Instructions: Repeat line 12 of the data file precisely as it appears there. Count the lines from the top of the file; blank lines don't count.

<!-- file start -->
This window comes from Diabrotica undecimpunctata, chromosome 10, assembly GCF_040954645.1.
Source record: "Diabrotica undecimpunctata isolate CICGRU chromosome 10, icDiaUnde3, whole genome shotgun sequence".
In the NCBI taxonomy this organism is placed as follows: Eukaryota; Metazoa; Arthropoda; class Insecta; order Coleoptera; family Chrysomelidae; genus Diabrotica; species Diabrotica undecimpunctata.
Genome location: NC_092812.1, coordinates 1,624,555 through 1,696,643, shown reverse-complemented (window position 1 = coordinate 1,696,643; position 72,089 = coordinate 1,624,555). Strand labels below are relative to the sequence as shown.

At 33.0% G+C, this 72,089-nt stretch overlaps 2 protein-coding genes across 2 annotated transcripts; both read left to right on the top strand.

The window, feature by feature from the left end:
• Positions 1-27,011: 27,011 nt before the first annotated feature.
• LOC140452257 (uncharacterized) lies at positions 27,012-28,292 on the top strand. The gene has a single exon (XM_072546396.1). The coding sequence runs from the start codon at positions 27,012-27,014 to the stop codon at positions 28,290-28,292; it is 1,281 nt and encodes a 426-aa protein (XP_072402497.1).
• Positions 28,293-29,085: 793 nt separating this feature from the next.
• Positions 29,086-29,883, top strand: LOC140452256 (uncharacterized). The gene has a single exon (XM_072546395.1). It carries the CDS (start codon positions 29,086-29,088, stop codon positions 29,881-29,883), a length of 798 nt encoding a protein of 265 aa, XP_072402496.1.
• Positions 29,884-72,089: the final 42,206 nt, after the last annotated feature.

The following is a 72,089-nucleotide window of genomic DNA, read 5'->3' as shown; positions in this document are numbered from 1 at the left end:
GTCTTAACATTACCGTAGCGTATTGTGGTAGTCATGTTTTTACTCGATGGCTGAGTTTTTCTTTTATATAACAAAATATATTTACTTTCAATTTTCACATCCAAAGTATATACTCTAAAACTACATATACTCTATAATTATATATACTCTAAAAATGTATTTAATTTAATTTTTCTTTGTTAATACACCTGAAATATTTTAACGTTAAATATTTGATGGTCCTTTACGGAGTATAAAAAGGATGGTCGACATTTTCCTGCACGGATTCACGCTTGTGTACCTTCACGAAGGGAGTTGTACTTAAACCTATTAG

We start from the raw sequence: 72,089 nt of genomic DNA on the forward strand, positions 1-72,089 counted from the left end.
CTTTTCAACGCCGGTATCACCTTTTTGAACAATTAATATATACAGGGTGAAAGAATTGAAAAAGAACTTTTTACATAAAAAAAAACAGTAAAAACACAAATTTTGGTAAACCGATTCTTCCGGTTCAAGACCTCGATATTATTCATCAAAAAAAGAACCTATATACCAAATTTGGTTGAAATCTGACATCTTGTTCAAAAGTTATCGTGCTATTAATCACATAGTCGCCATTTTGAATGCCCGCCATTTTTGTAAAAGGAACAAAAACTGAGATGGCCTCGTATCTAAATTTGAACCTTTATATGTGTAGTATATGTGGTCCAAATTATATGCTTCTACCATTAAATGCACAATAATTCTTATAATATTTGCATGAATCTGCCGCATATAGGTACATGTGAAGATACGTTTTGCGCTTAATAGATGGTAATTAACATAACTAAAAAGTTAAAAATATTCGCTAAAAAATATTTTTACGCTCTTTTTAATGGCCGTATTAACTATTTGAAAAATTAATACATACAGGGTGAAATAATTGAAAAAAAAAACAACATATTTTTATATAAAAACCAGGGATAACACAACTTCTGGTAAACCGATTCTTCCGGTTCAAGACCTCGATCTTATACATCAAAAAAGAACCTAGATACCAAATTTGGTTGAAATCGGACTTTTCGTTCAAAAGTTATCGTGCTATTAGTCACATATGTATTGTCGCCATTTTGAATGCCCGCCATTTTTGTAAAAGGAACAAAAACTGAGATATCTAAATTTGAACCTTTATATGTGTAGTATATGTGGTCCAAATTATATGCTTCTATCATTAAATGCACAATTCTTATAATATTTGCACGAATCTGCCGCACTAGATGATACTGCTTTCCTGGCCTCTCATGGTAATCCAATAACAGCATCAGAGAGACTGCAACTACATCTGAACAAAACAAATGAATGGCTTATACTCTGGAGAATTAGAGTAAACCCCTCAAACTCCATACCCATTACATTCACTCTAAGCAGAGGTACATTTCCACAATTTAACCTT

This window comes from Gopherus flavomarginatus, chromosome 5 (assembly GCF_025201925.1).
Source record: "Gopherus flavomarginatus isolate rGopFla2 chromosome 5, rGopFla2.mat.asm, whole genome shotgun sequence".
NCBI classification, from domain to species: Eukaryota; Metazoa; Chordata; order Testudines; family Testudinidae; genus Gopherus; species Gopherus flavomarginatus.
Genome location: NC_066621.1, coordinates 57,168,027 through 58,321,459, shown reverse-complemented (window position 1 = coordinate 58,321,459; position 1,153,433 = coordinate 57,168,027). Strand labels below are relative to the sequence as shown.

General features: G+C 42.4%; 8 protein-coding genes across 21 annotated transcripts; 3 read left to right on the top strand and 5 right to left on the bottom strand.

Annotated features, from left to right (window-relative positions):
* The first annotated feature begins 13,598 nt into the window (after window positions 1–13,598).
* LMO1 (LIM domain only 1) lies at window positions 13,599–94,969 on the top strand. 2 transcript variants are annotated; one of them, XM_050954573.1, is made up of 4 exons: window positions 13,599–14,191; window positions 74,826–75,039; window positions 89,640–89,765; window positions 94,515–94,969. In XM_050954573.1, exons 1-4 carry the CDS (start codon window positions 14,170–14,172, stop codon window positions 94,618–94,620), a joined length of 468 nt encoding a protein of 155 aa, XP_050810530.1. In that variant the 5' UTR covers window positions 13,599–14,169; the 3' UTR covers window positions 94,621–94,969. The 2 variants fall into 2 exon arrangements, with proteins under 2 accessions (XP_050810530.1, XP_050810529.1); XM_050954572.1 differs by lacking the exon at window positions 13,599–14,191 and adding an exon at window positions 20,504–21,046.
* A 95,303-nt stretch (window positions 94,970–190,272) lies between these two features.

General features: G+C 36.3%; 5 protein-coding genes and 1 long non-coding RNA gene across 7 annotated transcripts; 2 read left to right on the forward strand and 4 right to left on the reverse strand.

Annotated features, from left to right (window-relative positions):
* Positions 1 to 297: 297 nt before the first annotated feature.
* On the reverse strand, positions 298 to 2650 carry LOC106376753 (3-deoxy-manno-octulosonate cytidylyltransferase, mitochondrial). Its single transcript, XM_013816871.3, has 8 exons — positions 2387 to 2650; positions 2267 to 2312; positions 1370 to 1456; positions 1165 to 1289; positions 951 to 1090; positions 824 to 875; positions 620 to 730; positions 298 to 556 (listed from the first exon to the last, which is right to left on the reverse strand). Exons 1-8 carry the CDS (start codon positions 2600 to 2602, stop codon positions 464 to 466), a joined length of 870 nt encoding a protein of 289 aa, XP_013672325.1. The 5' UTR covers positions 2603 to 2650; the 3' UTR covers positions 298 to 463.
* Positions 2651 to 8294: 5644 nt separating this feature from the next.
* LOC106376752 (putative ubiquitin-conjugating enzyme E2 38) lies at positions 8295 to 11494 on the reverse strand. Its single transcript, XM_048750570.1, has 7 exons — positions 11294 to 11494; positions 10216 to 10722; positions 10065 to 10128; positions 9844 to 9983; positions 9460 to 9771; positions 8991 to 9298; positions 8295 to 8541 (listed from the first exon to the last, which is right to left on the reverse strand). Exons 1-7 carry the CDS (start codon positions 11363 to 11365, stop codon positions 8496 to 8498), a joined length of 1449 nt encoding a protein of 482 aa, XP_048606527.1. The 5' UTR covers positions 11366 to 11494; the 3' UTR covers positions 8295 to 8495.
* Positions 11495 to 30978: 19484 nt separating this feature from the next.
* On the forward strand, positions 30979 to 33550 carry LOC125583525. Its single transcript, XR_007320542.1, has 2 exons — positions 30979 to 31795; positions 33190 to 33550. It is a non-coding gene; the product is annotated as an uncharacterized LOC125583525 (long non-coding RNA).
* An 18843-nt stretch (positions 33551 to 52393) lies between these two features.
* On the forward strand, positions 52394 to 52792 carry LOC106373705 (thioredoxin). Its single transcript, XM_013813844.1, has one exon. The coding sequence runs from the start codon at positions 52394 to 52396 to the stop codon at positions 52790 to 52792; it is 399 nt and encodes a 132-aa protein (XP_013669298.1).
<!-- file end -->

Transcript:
The following is a 72,089-nucleotide window of genomic DNA, read 5'->3' as shown; positions in this document are numbered from 1 at the left end: